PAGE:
Last September, I discussed the stand-off between Sainsbury’s and Tesco in Crewe, where the former were intent on “redeveloping” a site on one side of Vernon Way, literally across the road from the latter’s largest local outlet. Both had gained planning consent for their plans: both proposals were to flatten the existing store and build a bigger one in its place.But Sainsbury’s have hit a snag: they need to find another site for Dunelm Mill, who are occupying part of the building to be demolished as part of their scheme. Rumours persist that a large unit on Grand Junction Retail Park may be the solution, but no firm date has been set, and the planning permission will run out later this year.
Dunelm Mill - not moving yet
So it might be thought that Tesco would sit tight, but that would be to misunderstand the empire which Terry Leahy will exit today. Tesco don’t just want to keep up with Sainsbury’s, they want to bury them – along with Asda, Morrisons and the rest. Thus the announcement that the store Tesco inherited from Safeway would close, well, today.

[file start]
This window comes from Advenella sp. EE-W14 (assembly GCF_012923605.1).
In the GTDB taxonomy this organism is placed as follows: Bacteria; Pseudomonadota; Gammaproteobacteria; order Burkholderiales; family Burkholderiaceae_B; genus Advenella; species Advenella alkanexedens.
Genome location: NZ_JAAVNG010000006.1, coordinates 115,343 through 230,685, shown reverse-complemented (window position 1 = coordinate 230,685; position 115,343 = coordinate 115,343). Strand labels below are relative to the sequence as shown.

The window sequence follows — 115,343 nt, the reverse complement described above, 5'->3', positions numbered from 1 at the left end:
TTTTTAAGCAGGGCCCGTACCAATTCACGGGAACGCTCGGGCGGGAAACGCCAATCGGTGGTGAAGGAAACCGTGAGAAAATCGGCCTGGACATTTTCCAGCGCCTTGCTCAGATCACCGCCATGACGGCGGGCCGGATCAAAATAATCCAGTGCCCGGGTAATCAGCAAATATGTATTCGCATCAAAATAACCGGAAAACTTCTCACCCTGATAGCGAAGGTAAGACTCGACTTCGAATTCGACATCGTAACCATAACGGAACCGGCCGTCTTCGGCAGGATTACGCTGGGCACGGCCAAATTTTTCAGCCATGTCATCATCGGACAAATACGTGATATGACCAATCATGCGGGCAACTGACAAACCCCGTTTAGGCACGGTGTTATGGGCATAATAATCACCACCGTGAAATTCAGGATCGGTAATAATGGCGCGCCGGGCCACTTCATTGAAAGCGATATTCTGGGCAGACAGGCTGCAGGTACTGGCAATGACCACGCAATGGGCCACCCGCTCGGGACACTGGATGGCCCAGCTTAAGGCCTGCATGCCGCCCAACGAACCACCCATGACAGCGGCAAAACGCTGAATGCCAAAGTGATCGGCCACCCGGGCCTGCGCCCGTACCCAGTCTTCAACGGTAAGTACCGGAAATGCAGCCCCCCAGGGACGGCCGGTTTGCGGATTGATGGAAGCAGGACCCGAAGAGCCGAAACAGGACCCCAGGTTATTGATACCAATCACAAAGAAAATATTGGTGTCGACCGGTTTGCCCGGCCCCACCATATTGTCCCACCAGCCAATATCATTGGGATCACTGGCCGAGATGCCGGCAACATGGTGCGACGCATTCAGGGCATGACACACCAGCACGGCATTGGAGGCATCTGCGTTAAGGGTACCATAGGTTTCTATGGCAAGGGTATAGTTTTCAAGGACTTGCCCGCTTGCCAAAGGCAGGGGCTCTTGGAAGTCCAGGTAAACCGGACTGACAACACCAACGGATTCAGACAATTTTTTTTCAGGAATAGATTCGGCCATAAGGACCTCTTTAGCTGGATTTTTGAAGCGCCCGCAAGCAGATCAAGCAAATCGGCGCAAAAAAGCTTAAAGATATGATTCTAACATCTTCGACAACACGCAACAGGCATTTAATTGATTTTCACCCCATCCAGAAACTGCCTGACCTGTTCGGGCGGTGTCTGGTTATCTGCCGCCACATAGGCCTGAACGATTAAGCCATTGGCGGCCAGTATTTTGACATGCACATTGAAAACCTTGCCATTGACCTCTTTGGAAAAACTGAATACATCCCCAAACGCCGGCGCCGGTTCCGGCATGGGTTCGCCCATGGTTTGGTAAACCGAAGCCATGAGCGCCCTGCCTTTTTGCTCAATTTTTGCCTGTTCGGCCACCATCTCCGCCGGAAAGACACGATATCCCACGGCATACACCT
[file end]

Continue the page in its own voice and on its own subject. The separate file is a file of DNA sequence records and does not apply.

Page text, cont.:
It didn’t happen, but it will, after the latest planning application gets approval: with almost indecent speed, a “temporary” Tesco has appeared literally across the tracks from the existing store. This is ready to go, and will make sure the company keeps hold of much of its customer base while the building work is in progress. That work should now start in May, so the new “Extra” branded Tesco will open next year.
Ready to open - the Temporary Tesco
Does the area actually need this store? Well, no it doesn’t. There is no campaign for more supermarkets, no food or drink shortage, and plenty of choice: as well as Tesco, there is a large Asda in central Crewe, plus a Morrisons, as well as an Aldi and a smaller Sainsbury’s. And there are freezer shops and specialist food outlets in town.Because, with Tesco, it’s not really about choice, but about grabbing more of the market. Hence their holding over 30% of that market already. Might this new store squeeze other retailers to the extent of putting them out of business? Whether or not it does, that isn’t Tesco’s concern. They’re going to do what they’re going to do, and everyone else has to deal with it. End of.
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